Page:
"If I were young today, I'd be scared to death," the 85-year-old Realtor said.

He too talked about expectations, recalling that when he bought in Los Altos 32 years ago and paid $180,000, his friends thought he'd overpaid. But soon they figured it'd be worth twice that, in 20 years. In actuality, it's worth four to five times that price, he said.

But even with changing expectations about homes continuing to go up and up, Hughes thinks this is a good time to purchase: "If I were 20 years younger, I'd buy a house today. There are good buys out there," he said.

Keri Nicholas, a Coldwell Banker, Menlo Park, agent who ranked as the 10th most successful agent in Northern California last year, held seven Open Houses one day in March, including one on Johnson Street in Menlo Park. That home drew 25 groups, and "it's been on the market for 60 days," she said. Nicholas, 35, has been in the business for half her life. She sees Open Houses "being attended better than ever."

Much of her job, she said, is educating prospective sellers and buyers about today's market -- not six months ago's.

"The difference now is buyers are getting the best interest rates we've ever had. They have choices, but sellers aren't going to give it away.

"That's the balance now of making this market work. If something's listed at $3 million you're not going to get it at $2 million," she said, noting that she has seen multiple offers, but with bids not going over list price.

"We had a pretty good upswing for a long time, and we're used to things selling very quickly. It was an easier time. Now, there's a lot more to the process and more time to gather information, get inspections. ... It's a slower process," she added, but "it is the biggest investment you'll ever make."

Despite the downturn in the economy, the local real-estate market is moving faster than many people think, she said, but confidentiality agreements preclude agents from acknowledging specific off-market sales that are not reflected in housing statistics (see related story).

Nicholas' optimism is based on known facts. She's aware of several recent large-scale sales so comes armed with up-to-date comparable data.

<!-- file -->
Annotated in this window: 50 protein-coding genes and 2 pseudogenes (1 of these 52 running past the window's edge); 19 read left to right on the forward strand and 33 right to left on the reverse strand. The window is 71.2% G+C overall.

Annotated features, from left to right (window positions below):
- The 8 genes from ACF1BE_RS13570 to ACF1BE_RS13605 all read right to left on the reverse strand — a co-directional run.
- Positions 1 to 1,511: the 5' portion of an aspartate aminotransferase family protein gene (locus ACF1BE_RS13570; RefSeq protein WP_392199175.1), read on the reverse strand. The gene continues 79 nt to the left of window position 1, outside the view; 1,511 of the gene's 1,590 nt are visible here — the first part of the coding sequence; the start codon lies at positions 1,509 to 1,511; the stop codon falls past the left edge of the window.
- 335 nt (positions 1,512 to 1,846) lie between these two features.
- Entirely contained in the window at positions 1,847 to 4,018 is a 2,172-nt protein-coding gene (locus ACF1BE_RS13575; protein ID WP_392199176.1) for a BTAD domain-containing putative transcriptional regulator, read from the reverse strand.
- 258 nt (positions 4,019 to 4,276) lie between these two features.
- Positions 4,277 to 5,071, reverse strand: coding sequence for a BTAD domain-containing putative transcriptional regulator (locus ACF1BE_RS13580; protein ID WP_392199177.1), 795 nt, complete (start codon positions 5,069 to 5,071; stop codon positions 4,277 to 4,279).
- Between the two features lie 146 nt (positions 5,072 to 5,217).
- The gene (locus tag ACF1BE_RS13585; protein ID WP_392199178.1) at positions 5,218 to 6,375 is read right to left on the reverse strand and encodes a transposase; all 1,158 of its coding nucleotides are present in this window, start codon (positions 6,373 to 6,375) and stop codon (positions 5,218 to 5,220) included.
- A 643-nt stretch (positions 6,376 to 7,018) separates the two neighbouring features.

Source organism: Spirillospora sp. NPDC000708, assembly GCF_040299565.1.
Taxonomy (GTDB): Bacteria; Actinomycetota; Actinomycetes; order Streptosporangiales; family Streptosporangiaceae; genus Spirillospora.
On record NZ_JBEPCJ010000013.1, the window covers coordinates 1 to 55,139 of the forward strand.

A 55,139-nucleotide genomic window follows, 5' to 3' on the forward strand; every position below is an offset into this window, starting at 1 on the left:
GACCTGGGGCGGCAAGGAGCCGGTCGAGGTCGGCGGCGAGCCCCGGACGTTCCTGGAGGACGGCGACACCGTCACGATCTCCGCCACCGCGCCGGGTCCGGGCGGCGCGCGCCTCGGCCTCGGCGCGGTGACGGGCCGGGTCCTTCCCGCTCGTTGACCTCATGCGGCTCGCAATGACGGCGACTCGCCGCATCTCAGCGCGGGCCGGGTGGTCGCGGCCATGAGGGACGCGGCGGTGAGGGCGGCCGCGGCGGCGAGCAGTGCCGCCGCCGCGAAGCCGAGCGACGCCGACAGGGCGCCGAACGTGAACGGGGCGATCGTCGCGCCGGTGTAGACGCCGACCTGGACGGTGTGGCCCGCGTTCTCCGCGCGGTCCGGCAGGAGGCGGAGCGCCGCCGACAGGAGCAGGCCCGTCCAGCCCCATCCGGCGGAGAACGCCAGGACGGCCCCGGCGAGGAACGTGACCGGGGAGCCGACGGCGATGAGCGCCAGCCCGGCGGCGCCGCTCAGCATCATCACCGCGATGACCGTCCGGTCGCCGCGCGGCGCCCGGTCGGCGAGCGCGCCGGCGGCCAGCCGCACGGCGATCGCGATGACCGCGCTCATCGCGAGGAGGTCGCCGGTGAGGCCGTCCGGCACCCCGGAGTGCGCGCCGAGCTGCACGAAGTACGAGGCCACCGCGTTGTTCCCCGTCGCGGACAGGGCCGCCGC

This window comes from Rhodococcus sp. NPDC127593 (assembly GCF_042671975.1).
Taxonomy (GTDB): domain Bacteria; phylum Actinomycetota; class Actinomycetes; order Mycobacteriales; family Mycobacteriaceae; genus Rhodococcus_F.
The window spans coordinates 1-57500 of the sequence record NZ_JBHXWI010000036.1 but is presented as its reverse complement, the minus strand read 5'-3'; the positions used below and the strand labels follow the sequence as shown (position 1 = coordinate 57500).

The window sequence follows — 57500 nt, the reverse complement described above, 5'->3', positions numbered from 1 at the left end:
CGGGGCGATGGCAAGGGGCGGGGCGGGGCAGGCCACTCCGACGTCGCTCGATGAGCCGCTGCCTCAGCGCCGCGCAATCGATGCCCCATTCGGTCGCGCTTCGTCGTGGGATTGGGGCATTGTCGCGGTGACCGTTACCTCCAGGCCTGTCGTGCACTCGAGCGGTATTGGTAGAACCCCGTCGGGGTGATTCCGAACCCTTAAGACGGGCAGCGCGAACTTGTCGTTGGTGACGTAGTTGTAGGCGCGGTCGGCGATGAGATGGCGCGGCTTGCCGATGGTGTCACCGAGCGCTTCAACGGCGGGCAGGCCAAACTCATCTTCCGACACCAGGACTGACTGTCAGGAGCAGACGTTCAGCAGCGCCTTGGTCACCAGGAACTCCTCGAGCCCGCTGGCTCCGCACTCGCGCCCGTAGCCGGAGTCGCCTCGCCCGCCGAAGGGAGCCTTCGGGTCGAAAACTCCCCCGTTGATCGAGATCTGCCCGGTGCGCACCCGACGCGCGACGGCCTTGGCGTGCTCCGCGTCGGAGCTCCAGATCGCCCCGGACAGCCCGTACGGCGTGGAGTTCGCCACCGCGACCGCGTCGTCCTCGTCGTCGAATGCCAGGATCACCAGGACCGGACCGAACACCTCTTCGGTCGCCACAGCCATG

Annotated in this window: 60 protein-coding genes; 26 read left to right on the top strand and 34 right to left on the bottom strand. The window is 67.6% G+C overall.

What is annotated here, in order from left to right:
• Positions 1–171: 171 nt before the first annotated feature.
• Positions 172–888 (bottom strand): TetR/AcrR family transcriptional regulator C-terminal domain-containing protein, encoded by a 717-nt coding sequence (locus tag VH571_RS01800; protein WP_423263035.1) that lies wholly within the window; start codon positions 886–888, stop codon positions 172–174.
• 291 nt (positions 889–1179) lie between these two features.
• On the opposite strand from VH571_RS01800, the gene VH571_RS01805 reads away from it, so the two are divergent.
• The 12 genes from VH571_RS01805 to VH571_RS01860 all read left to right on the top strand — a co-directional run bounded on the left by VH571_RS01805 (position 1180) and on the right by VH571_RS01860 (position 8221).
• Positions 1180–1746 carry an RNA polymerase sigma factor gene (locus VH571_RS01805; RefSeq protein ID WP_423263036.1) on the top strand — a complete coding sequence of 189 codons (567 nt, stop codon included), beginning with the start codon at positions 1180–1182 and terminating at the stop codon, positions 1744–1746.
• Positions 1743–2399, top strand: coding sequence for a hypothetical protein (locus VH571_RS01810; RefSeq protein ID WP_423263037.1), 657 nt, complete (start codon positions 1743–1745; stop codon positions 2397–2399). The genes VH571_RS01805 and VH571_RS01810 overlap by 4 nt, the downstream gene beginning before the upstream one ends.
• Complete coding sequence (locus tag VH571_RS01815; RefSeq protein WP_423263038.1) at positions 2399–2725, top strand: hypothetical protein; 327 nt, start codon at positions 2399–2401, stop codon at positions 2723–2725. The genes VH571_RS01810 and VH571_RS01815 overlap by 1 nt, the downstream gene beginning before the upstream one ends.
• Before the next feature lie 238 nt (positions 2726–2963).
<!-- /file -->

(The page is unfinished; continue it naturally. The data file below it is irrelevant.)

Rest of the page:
The bottom line for her is, "There are still people who are moving. Buyers have more opportunities to negotiate. Interest rates are better. Long-term, even if you think you overpaid, the fundamentals don't change. There's still not enough land."

Back in downtown Palo Alto, Dreyfus said some of his clients are realizing that "they can get a house for what they're paying in rent."

He e-mailed his clients a few weeks ago that he's seeing prices go down -- the home on Everett where he was holding an Open House had been lowered from $1.65 million to $1.45 million.

"Palo Alto is on sale," he added.

"Palo Alto is a very resilient market -- not that it doesn't go down, but it happens later and ends sooner," he said, pointing to the vivacity of Palo Alto, from its school-age population boom to lower interest rates and prices.

The last six months have seen big adjustments, he said, more apparent at the higher price points. Few homes attract multiple offers.

"Well-priced, well-located, nice-inside properties are selling," Dreyfus said, adding that "People always want the best property on the market; it'll attract the buyers."

As for the Ryans, they're pretty focused on finding a home to buy in Palo Alto. Jennifer works in San Jose, they have family in the East Bay.

"We know we could get a bigger house in Mountain View (for the money)," she said, but they'll keep looking in Palo Alto until the right one, at the right price, comes along.




Associate Editor Carol Blitzer can be e-mailed at cblitzer@paweekly.com.

For more Home and Real Estate news, visit www.paloaltoonline.com/real_estate.